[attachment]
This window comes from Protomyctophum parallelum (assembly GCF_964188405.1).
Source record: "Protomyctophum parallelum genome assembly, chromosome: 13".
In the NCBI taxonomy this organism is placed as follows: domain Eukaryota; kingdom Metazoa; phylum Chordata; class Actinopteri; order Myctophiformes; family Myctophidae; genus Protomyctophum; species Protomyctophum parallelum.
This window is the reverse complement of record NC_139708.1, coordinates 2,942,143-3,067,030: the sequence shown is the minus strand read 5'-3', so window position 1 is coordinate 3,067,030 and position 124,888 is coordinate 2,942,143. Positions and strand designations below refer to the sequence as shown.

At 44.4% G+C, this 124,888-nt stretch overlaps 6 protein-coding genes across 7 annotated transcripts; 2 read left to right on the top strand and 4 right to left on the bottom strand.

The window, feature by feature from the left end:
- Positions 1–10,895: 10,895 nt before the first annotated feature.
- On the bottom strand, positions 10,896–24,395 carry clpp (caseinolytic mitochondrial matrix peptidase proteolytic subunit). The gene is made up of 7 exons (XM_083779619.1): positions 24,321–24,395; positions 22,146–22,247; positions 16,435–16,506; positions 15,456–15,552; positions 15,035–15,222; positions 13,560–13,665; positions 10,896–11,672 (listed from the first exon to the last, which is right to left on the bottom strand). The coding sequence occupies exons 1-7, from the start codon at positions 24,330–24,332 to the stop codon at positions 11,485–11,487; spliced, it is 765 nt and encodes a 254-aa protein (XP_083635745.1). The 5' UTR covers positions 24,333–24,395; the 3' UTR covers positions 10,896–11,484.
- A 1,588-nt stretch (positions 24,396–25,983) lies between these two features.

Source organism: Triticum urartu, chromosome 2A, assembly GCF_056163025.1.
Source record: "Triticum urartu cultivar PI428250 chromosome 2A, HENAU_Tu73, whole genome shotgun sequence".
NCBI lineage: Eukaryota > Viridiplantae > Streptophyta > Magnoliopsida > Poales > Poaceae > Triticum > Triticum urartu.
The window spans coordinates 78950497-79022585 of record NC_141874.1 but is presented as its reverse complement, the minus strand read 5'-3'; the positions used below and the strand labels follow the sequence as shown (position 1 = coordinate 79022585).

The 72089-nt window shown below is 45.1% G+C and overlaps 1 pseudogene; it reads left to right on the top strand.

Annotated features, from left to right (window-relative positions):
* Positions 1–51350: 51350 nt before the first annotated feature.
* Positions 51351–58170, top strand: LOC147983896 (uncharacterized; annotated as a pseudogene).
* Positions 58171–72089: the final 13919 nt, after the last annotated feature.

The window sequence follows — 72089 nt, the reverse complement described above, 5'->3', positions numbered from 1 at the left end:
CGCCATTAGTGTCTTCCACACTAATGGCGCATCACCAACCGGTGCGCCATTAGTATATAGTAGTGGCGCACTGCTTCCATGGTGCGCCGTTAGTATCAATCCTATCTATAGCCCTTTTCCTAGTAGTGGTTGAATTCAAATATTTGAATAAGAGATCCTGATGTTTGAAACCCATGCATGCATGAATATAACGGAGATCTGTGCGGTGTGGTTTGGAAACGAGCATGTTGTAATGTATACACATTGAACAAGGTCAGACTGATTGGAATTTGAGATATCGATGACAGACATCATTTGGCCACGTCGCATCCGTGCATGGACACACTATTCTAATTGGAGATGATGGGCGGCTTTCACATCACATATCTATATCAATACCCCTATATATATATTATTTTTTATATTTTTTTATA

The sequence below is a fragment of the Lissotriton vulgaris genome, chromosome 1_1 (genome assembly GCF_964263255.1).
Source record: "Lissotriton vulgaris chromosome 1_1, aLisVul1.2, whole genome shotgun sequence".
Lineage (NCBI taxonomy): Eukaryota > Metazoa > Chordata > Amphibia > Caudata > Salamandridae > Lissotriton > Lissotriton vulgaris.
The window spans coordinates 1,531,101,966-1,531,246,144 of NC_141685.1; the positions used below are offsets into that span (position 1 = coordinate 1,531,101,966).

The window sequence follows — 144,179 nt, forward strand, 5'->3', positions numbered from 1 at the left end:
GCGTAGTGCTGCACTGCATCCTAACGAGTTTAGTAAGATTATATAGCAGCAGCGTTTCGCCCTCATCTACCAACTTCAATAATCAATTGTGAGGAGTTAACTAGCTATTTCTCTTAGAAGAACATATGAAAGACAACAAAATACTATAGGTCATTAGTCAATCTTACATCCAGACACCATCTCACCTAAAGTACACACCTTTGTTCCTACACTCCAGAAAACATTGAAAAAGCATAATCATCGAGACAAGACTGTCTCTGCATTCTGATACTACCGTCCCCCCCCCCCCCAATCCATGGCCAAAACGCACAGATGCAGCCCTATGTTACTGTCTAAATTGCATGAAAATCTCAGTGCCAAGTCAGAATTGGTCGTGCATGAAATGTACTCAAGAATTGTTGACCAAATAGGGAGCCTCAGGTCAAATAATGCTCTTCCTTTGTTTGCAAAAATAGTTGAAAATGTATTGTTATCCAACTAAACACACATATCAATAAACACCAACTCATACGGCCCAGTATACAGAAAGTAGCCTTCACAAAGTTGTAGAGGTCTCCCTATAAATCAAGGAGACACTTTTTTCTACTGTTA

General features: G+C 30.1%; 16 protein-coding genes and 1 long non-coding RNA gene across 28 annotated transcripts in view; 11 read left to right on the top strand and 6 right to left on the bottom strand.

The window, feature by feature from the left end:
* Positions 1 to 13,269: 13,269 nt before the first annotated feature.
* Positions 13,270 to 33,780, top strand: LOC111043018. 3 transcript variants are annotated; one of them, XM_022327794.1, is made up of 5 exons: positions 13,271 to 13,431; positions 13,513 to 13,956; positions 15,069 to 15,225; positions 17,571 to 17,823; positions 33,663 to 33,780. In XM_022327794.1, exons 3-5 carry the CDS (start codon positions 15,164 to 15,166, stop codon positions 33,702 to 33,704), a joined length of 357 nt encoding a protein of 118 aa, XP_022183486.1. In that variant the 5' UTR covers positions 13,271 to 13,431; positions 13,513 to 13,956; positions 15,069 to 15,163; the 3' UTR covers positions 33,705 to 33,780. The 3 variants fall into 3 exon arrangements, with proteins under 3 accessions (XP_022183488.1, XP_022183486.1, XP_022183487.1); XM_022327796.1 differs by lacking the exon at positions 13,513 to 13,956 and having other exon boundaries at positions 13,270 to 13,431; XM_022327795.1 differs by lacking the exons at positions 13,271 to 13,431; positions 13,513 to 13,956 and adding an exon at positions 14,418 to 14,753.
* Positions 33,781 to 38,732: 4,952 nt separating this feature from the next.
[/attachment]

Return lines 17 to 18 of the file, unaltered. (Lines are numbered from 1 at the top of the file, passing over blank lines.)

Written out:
* Positions 51351–58170, top strand: LOC147983896 (uncharacterized; annotated as a pseudogene).
* Positions 58171–72089: the final 13919 nt, after the last annotated feature.